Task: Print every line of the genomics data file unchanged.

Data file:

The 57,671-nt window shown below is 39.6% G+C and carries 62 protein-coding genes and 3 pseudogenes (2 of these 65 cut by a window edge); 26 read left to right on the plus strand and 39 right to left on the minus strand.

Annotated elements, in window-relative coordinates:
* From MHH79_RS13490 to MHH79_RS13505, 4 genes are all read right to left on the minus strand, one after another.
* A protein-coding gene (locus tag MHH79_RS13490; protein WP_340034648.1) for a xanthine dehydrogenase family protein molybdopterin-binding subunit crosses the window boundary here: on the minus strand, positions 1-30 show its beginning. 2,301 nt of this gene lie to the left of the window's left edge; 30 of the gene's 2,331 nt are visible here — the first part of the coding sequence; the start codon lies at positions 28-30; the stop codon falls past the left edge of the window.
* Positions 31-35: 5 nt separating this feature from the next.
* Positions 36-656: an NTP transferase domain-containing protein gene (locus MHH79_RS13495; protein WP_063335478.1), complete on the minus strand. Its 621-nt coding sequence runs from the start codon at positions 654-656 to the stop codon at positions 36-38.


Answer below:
The 57,671-nt window shown below is 39.6% G+C and carries 62 protein-coding genes and 3 pseudogenes (2 of these 65 cut by a window edge); 26 read left to right on the plus strand and 39 right to left on the minus strand.

Annotated elements, in window-relative coordinates:
* From MHH79_RS13490 to MHH79_RS13505, 4 genes are all read right to left on the minus strand, one after another.
* A protein-coding gene (locus tag MHH79_RS13490; protein WP_340034648.1) for a xanthine dehydrogenase family protein molybdopterin-binding subunit crosses the window boundary here: on the minus strand, positions 1-30 show its beginning. 2,301 nt of this gene lie to the left of the window's left edge; 30 of the gene's 2,331 nt are visible here — the first part of the coding sequence; the start codon lies at positions 28-30; the stop codon falls past the left edge of the window.
* Positions 31-35: 5 nt separating this feature from the next.
* Positions 36-656: an NTP transferase domain-containing protein gene (locus MHH79_RS13495; protein WP_063335478.1), complete on the minus strand. Its 621-nt coding sequence runs from the start codon at positions 654-656 to the stop codon at positions 36-38.